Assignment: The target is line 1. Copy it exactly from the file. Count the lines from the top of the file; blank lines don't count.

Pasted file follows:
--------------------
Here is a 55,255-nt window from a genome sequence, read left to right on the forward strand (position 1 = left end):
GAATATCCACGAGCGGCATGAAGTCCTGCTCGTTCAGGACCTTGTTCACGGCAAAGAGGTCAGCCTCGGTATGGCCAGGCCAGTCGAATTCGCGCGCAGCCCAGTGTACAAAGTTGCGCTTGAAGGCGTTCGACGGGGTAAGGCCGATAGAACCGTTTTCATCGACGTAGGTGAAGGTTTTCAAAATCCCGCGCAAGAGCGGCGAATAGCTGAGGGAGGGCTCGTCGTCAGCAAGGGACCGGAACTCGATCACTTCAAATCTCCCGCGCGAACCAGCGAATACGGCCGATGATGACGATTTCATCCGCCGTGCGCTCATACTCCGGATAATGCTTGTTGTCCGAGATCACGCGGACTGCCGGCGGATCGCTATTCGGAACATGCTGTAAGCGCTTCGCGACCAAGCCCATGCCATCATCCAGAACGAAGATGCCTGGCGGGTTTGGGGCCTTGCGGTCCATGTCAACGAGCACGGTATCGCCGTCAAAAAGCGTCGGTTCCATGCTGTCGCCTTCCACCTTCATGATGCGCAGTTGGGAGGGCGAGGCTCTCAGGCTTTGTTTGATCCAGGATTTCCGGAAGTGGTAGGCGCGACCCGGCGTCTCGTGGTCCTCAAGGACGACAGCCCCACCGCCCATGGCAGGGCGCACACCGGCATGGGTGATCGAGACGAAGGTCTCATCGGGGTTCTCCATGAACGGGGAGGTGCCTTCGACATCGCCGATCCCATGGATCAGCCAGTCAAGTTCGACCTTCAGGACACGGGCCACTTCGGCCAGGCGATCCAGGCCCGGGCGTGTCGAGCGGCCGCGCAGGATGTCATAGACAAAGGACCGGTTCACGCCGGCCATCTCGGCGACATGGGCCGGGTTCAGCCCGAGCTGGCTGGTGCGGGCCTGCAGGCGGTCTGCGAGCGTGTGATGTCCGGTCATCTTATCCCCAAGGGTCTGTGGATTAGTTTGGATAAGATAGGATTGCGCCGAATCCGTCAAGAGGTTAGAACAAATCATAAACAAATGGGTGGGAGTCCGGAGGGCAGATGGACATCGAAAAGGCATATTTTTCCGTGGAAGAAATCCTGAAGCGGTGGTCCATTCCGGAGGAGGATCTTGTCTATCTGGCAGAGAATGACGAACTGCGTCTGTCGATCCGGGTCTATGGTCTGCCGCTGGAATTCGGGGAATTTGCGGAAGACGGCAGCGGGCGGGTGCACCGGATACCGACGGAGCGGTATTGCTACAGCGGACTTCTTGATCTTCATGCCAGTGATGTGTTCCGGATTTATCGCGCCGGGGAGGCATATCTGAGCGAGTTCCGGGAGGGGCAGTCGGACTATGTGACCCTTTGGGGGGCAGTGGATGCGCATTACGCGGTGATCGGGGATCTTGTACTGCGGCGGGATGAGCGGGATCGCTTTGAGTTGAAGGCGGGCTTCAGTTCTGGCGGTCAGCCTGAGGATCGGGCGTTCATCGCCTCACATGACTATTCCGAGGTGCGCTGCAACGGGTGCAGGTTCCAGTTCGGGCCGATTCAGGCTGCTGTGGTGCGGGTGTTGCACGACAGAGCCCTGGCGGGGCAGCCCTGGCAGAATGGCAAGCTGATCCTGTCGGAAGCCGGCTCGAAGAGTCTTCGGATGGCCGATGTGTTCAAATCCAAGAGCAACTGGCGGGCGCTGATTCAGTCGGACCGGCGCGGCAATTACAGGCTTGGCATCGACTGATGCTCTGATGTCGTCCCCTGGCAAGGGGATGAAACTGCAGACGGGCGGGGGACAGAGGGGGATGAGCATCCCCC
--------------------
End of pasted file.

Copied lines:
Here is a 55,255-nt window from a genome sequence, read left to right on the forward strand (position 1 = left end):